BACKGROUND: Schistosomiasis is a serious health problem especially in developing countries and affects more than 243 million people. Only few anthelmintic drugs are available up to now. A major obstacle for drug treatment is the different developmental stages and the varying host compartments during worm development. Anthelmintic drugs have been tested mainly on adult schistosomes or freshly transformed cercariae. Knowledge concerning the larval stages is lacking.
METHODOLOGY/PRINCIPAL FINDINGS: In this study, we used in vitro-grown schistosomula (aged between 2 to 14 days) to investigate drug effects of the three anthelmintics praziquantel, artemether, and oxamniquine. Further, we analyzed the antibody accessibility of two exemplary schistosome antigens SmCD59a and SmKK7, before and after drug treatment. Our results demonstrated that praziquantel applied at a concentration of 1 μM inhibited development of all life stages. Application of 10 μM praziquantel led to dramatic morphological changes of all schistosomula. Artemether at 1 and 10 μM had differential effects depending on whether it was applied to 2-day as compared to 7- and 14-day schistosomula. While 2-day schistosomula were not killed but inhibited from further development, severe morphological damage was seen in 7- and 14-day schistosomula. Oxamniquine (1 and 10 μM) led to severe morphological impairment in all life stages. Analyzing the accessibility of the antigens SmCD59a and SmKK7 before drug treatment showed no antibody binding on living intact schistosomula. However, when schistosomula were treated with anthelmintics, both antigens became exposed on the larvae. Oxamniquine turned out to be most effective in promoting antibody binding to all schistosomula stages.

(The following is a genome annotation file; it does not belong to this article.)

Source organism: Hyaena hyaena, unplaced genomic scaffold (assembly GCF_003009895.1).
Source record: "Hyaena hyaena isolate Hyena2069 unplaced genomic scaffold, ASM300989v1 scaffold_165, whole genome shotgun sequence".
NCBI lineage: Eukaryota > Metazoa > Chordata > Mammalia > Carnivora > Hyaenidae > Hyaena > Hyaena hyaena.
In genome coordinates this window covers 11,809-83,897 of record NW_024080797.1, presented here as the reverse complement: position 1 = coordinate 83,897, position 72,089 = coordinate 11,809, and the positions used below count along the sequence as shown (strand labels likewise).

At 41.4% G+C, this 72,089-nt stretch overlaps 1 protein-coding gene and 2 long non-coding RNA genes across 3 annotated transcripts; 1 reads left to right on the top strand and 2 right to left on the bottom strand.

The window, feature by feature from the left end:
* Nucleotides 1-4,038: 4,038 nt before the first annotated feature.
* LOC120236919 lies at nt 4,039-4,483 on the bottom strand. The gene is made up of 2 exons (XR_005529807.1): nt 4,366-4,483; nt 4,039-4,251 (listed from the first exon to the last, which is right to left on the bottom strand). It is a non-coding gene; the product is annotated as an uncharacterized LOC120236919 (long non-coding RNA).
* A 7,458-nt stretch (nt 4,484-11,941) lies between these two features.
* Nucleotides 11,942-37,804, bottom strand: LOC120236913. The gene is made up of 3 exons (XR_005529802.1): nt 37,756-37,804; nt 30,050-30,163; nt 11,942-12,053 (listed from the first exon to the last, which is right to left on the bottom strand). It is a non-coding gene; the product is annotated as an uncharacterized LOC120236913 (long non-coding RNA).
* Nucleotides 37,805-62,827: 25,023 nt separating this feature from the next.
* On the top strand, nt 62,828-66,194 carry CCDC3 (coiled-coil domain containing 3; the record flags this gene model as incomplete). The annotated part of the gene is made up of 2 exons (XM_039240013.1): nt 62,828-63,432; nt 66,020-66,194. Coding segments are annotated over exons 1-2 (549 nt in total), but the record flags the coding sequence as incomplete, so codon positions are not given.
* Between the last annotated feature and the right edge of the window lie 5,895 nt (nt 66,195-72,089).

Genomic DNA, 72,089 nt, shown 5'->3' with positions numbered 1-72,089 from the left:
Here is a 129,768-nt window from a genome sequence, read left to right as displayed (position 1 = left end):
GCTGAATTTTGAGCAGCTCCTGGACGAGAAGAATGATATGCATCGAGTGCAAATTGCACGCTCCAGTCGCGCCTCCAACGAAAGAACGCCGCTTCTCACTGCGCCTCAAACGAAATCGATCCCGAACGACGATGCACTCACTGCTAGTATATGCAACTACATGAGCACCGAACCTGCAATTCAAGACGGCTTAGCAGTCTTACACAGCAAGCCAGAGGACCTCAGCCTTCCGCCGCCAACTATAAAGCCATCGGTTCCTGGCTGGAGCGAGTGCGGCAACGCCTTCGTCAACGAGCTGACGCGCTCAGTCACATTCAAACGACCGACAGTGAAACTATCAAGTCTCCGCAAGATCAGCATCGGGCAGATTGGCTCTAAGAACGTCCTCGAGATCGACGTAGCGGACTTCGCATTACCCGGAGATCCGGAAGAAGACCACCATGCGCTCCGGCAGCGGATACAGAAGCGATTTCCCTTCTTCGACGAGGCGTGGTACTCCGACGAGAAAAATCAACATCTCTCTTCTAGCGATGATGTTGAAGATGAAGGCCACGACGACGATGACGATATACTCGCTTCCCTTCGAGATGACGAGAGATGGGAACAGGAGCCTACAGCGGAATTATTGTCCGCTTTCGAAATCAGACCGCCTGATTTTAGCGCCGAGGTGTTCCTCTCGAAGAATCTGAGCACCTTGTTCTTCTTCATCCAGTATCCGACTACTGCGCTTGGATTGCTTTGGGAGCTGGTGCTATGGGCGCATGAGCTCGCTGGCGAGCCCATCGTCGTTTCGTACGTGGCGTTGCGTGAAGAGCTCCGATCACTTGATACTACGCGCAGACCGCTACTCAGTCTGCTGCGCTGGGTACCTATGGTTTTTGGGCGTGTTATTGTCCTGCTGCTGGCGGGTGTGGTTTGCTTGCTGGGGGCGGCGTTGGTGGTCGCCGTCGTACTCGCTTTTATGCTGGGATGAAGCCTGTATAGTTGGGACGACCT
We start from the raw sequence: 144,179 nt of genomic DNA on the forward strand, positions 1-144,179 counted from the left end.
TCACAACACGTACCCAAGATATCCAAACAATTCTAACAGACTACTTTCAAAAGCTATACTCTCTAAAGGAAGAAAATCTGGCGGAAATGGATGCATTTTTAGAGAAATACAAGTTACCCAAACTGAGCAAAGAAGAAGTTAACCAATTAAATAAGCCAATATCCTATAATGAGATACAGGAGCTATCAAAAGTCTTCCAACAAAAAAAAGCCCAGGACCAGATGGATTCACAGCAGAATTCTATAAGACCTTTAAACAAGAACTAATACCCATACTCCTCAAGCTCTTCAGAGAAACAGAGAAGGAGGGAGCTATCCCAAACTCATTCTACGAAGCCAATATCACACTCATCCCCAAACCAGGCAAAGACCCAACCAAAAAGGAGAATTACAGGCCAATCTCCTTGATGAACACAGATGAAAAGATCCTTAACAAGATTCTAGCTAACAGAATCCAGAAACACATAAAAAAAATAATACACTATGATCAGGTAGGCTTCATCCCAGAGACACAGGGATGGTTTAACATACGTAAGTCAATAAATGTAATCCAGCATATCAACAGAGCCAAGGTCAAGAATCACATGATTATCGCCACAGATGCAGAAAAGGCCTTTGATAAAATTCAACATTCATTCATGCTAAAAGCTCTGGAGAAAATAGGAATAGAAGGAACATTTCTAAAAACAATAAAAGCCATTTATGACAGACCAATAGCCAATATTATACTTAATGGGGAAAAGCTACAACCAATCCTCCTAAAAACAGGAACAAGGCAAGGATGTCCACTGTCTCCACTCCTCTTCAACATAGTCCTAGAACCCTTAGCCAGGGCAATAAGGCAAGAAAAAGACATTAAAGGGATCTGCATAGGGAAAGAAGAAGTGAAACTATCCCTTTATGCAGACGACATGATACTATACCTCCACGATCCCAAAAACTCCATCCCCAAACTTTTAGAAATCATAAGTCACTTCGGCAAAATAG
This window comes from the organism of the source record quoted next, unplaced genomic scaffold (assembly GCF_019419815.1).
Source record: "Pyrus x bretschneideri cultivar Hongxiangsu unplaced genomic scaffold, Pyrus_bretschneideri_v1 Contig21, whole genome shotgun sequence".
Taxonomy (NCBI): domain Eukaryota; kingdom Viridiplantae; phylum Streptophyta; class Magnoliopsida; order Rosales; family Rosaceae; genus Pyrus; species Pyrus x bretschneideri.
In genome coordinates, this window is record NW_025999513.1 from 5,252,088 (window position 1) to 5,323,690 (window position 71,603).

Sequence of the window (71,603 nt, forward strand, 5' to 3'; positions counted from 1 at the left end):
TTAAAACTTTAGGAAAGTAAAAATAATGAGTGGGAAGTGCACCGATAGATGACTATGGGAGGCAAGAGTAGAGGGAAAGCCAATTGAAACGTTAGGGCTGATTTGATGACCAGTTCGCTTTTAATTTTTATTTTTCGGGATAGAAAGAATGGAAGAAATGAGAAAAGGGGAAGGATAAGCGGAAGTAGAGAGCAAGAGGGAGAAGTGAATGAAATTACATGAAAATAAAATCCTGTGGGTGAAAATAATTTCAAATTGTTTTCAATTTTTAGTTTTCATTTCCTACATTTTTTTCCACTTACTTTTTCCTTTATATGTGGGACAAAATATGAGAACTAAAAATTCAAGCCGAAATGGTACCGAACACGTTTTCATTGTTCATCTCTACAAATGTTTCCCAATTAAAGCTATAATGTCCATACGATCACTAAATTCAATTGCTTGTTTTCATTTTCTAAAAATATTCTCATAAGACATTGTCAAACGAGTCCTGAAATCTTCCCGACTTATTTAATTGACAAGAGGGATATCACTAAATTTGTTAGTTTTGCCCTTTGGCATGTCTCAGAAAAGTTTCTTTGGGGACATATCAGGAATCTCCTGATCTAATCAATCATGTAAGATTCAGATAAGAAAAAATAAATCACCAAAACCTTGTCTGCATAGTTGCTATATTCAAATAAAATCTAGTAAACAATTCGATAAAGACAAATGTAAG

CONCLUSION: This study has revealed marked differences in anthelmintic drug effects against larvae. Drug treatment increases surface antigen presentation and renders larvae accessible to antibody attack.
- Drug-Induced Exposure of Schistosoma mansoni Antigens SmCD59a and SmKK7
Final published version, 4 MB, PDF